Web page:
Shrimping in Flamingo Everglades National Park

We love to go shrimping when they're running in Miami but I have always been curious if anyone has been out at night when the shrimp are running in Flamingo. We are planning a camping trip out around Shark River and I want to bring the lights/nets and set up on a strong outgoing  tide. Has anyone tried this or heard of anyone trying it? Also are there any restrictions I should know about? 

Thanks and I appreciate any insight

Replies

  • lemaymiamilemaymiami Posts: 3,066 Captain
    Never remember seeing any special rules about shrimping in the Park....  I do know that most of the fish I handle in winter are clearly shrimp eaters... so I'll be interested in how you do.  Here's the two brochures for visitors to the Park - and it doesn't contain the Park's fishing regs (which are slightly more restrictive than the state's... ).  Once the Park re-opens  you'll be able to get a copy of the fishing regs at the front gate whenever they're open... My only concern would be skeeters at night - even in winter...
    https://www.nps.gov/ever/index.htm
    https://www.nps.gov/ever/upload/Wilderness_Trip_Planner_2009.pdf
    Tight Lines
    Bob LeMay
    (954) 435-5666
  • bluechipbluechip Posts: 178 Deckhand
    For what it's worth, my buddy and I putted to a chickee after dark about two months ago. Coming out of **** bay, while using the spotlight sporadically, I saw two or three shrimp. Not sure about eating size, but definitely fishing size!
  • PoplinFabricationPoplinFabrication Posts: 291 Deckhand
    Thanks we'll see how it goes, I'll post an update
  • Saltwater JunkieSaltwater Junkie Posts: 1,049 Officer
    I can't tell you about recent times. But 30 years ago. You could stake out in tin can channel at night on a outgoing tide and catch shrimp if you wanted to. We just concentrated on catching Tarpon. 
  • JWTJWT Posts: 426 Deckhand
    there are shrimp! we never concentrated on dipping for a meal but would net a couple to drift to the snook & poons. it is hard to concentrate on the shrimp when the fish are pounding them :) bugs can be an issue but on the right night you won't notice them.........

  • PoplinFabricationPoplinFabrication Posts: 291 Deckhand
    I found out  that the Houseboats are back up and running so we rented one for 3 nights and going to get a real good look at how it is at night out in NW Whitewater Bay. Trying to find a good spot to anchor the houseboat up that's secure but fishy so we can keep a rod out while tied up. I'm bringing the lights and shrimp gear so I'll get a good feel for how it is. 

    If anyone has experience in running the houseboats we'd love any input to make it a successful trip. I'm more excited about fishing from the houseboat I think than anything else. Planning on getting situation around Watson river  but it seems like it may make more sense to stay out in the open and away from the shoreline to help with bugs. I guess we'll see when we get out there but I'll post up a detailed report with pictures once we get back.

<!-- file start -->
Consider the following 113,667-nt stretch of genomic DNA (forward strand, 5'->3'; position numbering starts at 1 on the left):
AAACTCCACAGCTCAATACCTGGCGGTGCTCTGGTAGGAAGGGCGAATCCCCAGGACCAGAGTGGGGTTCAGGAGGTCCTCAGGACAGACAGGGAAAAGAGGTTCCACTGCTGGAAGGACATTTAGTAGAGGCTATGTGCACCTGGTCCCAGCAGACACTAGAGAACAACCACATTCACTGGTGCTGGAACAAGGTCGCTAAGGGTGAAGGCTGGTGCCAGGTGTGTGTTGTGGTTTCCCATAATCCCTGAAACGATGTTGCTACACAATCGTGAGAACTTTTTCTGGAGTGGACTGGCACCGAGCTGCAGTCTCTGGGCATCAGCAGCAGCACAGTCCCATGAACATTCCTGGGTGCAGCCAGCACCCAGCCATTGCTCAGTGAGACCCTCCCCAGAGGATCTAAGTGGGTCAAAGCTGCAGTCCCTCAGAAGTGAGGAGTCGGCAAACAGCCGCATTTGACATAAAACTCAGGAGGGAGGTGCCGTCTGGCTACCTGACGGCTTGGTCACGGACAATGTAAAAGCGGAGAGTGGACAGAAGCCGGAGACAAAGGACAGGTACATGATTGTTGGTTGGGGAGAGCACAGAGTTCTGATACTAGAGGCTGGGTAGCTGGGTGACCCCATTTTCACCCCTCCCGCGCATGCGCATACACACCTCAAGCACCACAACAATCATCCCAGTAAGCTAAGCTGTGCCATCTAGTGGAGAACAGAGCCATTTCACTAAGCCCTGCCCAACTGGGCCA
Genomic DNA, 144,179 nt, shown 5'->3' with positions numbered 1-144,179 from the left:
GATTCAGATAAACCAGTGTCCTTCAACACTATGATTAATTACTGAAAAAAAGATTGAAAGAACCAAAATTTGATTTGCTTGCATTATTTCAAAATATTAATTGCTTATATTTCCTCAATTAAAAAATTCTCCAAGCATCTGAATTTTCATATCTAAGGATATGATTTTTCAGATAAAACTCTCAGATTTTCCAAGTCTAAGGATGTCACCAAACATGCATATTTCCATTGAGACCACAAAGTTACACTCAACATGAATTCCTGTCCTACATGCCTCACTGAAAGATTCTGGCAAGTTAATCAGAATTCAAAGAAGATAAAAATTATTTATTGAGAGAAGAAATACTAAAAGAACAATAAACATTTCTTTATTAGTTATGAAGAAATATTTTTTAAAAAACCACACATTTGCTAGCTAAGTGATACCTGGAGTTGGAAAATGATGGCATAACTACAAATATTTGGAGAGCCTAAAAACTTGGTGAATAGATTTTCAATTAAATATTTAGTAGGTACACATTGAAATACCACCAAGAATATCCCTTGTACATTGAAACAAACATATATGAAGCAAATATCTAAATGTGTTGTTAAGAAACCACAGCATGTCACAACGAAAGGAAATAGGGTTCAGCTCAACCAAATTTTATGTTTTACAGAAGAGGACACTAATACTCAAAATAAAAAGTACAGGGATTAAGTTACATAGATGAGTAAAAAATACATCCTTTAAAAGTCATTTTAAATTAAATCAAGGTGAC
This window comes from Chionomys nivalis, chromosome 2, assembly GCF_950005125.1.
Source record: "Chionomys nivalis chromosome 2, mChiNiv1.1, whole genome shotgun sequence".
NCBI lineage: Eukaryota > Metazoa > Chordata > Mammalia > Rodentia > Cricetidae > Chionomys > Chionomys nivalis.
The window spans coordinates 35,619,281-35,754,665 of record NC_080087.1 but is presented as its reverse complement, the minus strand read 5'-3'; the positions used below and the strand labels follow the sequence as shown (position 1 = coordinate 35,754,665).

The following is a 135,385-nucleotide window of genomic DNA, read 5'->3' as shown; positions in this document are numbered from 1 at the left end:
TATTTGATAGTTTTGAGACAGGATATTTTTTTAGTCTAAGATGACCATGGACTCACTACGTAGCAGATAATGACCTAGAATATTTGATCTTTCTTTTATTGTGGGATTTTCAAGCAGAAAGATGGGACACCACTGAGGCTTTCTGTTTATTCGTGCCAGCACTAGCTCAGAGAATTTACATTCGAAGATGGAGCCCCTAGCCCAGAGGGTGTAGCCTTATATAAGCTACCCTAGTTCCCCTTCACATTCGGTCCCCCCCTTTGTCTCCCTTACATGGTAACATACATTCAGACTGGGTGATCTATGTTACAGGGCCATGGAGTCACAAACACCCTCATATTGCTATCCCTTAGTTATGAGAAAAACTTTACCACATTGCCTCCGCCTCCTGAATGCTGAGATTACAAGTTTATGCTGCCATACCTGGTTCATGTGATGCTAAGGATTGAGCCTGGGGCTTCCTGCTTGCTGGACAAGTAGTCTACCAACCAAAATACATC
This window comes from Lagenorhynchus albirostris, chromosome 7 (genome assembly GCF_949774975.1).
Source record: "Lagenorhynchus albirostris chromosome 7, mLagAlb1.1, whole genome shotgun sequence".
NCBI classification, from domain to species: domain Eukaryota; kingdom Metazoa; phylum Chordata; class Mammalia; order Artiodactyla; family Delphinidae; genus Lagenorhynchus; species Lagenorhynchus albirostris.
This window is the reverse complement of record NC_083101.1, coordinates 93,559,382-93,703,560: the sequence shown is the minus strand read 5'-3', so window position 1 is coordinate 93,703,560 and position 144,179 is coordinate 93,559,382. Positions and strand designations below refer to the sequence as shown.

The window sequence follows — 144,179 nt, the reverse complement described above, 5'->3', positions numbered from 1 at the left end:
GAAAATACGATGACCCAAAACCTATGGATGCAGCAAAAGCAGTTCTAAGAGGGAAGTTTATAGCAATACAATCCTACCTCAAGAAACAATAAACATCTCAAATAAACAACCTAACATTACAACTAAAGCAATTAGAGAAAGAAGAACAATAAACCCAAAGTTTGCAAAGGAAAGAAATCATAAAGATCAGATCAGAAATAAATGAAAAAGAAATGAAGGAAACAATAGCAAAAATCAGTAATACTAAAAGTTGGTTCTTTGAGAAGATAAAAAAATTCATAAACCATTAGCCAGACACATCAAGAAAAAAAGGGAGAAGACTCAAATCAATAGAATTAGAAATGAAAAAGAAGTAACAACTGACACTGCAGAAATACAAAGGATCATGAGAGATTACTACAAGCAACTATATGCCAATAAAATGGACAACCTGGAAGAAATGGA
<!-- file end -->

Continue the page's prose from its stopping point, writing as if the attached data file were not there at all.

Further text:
• lemaymiamilemaymiami Posts: 3,066 Captain
    Where all the club anglers used to set up for the weekends years ago (at times with three or four rafted together)  was a place called houseboat cove and it's about a mile southwest of the Watson River.... If you follow the markers (or what used to be the markers to marker #35, go past it about 1/4 mile towards marker #40 (one of the only two markers still standing in Whitewater Bay....), then turn East northeast -check your chart and look for two big islands ahead of you about one and a half miles - on the way up to the Watson (they form a large horseshoe and pretty good shelter for houseboats...).  There's a gentle current going between them so you might have shots at shrimp if any are moving.  Your anchorage is just before you get to the pass between the two islands.... Hope this helps, don't think I have a specific lat/lon for the spot - but it's pretty easy to see in daylight... - best part - no hazards on the route at all.... as long as you aim at the middle of the horseshoe (back to the southeast it does get a bit shallow but you'll be in four to five feet of water from the markers to the "pass"... 

    If you need more current for shrimping get as close to marker 40 as possible -there's quite a flow through there to and from Cormorant Pass (which is shown on the charts...http://www.charts.noaa.gov/OnLineViewer/11433.shtml  is the chart you'll need...

    Make sure to post up a report of your trip -everyone will be reading it...


    Hope this helps
    Tight Lines
    Bob LeMay
    (954) 435-5666
  • PoplinFabricationPoplinFabrication Posts: 291 Deckhand
    Thanks a lot I appreciate the input. That was the area we were leaning towards so I'm glad we're headed in the right direction. We'll be sure to put up an extensive report of the houseboat and hopefully some good fishing!
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